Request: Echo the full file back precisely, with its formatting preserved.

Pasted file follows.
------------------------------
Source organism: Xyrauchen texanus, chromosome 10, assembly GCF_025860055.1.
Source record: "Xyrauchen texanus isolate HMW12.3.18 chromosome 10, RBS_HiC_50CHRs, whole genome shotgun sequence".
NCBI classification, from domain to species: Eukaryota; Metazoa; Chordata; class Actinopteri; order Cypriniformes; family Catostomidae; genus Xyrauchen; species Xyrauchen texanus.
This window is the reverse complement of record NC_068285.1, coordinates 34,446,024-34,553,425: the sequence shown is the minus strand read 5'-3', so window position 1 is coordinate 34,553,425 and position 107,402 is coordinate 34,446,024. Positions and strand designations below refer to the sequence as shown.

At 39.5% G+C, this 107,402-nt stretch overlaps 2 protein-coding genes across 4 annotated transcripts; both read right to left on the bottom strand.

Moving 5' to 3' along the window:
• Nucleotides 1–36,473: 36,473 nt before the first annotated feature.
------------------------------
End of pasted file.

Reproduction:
Source organism: Xyrauchen texanus, chromosome 10, assembly GCF_025860055.1.
Source record: "Xyrauchen texanus isolate HMW12.3.18 chromosome 10, RBS_HiC_50CHRs, whole genome shotgun sequence".
NCBI classification, from domain to species: Eukaryota; Metazoa; Chordata; class Actinopteri; order Cypriniformes; family Catostomidae; genus Xyrauchen; species Xyrauchen texanus.
This window is the reverse complement of record NC_068285.1, coordinates 34,446,024-34,553,425: the sequence shown is the minus strand read 5'-3', so window position 1 is coordinate 34,553,425 and position 107,402 is coordinate 34,446,024. Positions and strand designations below refer to the sequence as shown.

At 39.5% G+C, this 107,402-nt stretch overlaps 2 protein-coding genes across 4 annotated transcripts; both read right to left on the bottom strand.

Moving 5' to 3' along the window:
• Nucleotides 1–36,473: 36,473 nt before the first annotated feature.